I discovered Myriam Gurba’s collection of short stories (ISBN: 978-1-933149-90-5) by chance. Upon reading the book’s back cover description, I was instantly attracted to the work.
The blurb reads, “In this artfully crafted collection of short stories by award-winning author Myriam Gurba, nothing is as it seems. A Mexican grandmother tells creepy yet fascinating ghost stories to prevent fidgeting (“How Some Abuelitas Keep Their Chicana Granddaughters Still While Painting Their Portraits in Winter”). A Polish grandfather spends the night in a Mexican graveyard after a Dia de Muertos celebration to discover if ghosts really do consume the food that has been left for them (“Even This Title is a Ghost”). Unforgettable characters inhabit these cross-border tales filled with introspection and longing as modern sensibilities weave and wend through traditional folktales creating a new kind of magical realism that offers insights into where we come from and where we may be going.”
Yet, upon reading the collection I would not describe the work as magical realism, but rather paranormal imagination. The stories focus tremendously on death spanning a narrator who is drawn to the corpse of her murdered cousin and her aunt’s dead dog’s taxedermied body with missing eyes to spirits in a graveyard that are mistaken as pigs to a ghost lacking an identity roaming searching for wisdom. There are many themes explored within the paranormal tales including, but not limited to, family bonds/connections or lack thereof, sexuality and sexual orientation, identity, religion, and mental health.
Gruba’s writing is beautifully descriptive and her words are captivating. I will admit it took me a moment to get used to the profane language, but I was impressed by the writing overall. However, there are several areas within the stories that I failed to understand. I assume it is reader-error, but even after taking time to try to process each story I still don’t understand the stories in their totality. For example, in “Even This Title Is a Ghost” the grandfather sees pigs rather than spirits. Pigs come up again in other stories, but I don’t understand the significance. In the same story, the grandfather notices a man’s cricket is missing in the end – does this imply the cricket was a spirit much like the pigs? Perhaps, I am thinking too much.
I also must point out that the short story collection should have a trigger warning for women who have lost children. La Llorona and the legend’s variations are discussed, but it also depicts a grandmother who cradles the coffin of her dead baby until she collapses from exhaustion. Another element I failed to understand was the discussion of “real Llorona” or real women who murdered their children – and the narrator saying that a woman killing her own children was natural. Was this satire that went over my head? Did I misread or fail to read in between the lines? Whatever the case may be, I do NOT recommend this collection to those who have lost a child.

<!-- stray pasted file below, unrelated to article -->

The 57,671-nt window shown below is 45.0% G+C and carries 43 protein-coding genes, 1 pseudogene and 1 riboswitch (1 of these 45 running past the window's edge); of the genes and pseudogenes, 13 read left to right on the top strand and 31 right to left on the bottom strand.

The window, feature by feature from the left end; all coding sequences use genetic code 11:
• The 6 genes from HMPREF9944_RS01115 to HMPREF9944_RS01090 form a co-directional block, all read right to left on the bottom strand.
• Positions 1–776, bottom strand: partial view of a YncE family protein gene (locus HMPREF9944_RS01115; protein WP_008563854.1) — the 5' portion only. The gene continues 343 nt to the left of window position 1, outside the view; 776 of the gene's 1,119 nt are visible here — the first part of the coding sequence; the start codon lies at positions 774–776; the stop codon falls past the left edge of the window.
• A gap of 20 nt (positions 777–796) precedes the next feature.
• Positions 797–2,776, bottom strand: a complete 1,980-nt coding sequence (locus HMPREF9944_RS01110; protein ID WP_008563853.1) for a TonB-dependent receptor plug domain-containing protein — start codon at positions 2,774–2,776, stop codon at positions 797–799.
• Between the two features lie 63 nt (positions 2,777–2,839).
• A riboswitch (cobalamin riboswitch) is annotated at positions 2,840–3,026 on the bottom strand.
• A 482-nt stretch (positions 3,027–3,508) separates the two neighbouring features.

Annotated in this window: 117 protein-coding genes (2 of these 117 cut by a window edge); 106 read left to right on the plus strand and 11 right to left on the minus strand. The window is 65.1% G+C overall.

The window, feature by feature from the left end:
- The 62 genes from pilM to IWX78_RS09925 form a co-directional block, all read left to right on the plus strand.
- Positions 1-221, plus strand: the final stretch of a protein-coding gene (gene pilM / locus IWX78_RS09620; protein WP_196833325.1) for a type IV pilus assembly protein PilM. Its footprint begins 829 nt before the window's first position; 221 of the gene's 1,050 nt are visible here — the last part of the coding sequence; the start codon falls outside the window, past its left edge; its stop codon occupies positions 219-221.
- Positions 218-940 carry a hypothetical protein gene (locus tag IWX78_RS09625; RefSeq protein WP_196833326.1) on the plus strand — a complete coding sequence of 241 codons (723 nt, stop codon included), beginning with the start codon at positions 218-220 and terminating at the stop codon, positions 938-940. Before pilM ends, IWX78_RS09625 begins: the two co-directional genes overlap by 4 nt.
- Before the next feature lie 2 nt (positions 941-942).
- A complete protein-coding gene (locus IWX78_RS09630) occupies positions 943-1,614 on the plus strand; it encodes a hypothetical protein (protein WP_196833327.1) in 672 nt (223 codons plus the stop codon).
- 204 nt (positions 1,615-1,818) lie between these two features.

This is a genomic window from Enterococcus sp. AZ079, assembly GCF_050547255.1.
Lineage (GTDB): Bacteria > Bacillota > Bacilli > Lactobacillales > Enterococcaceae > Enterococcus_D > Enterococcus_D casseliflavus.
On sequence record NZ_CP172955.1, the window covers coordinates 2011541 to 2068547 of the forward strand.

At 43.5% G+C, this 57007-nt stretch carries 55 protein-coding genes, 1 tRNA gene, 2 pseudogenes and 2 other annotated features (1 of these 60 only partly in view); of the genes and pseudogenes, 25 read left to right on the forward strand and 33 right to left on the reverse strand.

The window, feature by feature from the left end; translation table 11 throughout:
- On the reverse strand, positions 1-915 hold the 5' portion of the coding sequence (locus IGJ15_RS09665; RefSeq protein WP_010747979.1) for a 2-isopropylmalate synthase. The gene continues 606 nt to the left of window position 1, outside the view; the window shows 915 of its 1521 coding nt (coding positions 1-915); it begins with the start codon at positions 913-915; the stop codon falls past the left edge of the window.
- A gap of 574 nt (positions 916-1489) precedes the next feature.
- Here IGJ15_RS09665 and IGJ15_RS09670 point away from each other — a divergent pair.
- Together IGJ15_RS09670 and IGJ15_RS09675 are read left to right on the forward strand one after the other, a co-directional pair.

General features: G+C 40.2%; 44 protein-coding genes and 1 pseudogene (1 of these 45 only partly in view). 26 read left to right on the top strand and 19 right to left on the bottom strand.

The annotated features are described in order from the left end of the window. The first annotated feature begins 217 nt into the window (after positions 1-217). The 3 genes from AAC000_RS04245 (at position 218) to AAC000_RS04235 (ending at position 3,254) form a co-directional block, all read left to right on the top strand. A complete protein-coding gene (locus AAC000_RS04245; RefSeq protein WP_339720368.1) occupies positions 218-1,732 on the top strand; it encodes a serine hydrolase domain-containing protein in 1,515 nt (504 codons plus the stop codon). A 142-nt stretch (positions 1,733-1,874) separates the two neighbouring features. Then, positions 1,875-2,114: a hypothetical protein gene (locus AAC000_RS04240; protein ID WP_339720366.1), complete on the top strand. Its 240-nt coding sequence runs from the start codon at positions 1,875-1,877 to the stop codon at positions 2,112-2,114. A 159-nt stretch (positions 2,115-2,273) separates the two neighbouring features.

There was also a disregard for animals/pets painting them as a nuisance or evil and sexual beings until “Tzintzuntzan.” This is probably my favorite short story because of the regard for other living things the narrator demonstrates as she is filled with shame and guilt after destroying the branch of a tree in which a hummingbird nest was residing. Most of the other stories seem to focus on death as an inevitable end to a miserable existence – In all honesty, I found most of the stories disheartening.
I did enjoy the creepy tidbits and discussion of ghosts – I wish there had been more of this.
This book is definitely outside my normal reading, and I have struggled with how to rate this book. The writing is beautiful, and Gurba incorporates important themes/ideas within her stories. However, I feel like there are some stories lacking clarity (or it is written in a way that simply goes over the reader’s head). Taking into consideration that this is not what I am used to reading and the beautiful writing, I give this book 3/5 stars. I wish there was more creepy paranormal stories as seen in “How Some Abuelitas Keep Their Chicana Granddaughters Still While Painting Their Portraits in Winter” and “Even This Title Is a Ghost,” and I wish there was less focus on children being killed and parents abandoning their children.
I do NOT recommend this to children, YA, or YT readers. Readers of adult fiction who are interested in philosophy of death and paranormal imagination may enjoy these stories. Gurba’s collection is available on Amazon here and through Manic D Press here. If you read it, I would love to discuss the stories with you and see if I can better wrap my head around the exact messages!
“Ghosts colonize the imagination. Imaginations are the ultimate haunted houses.”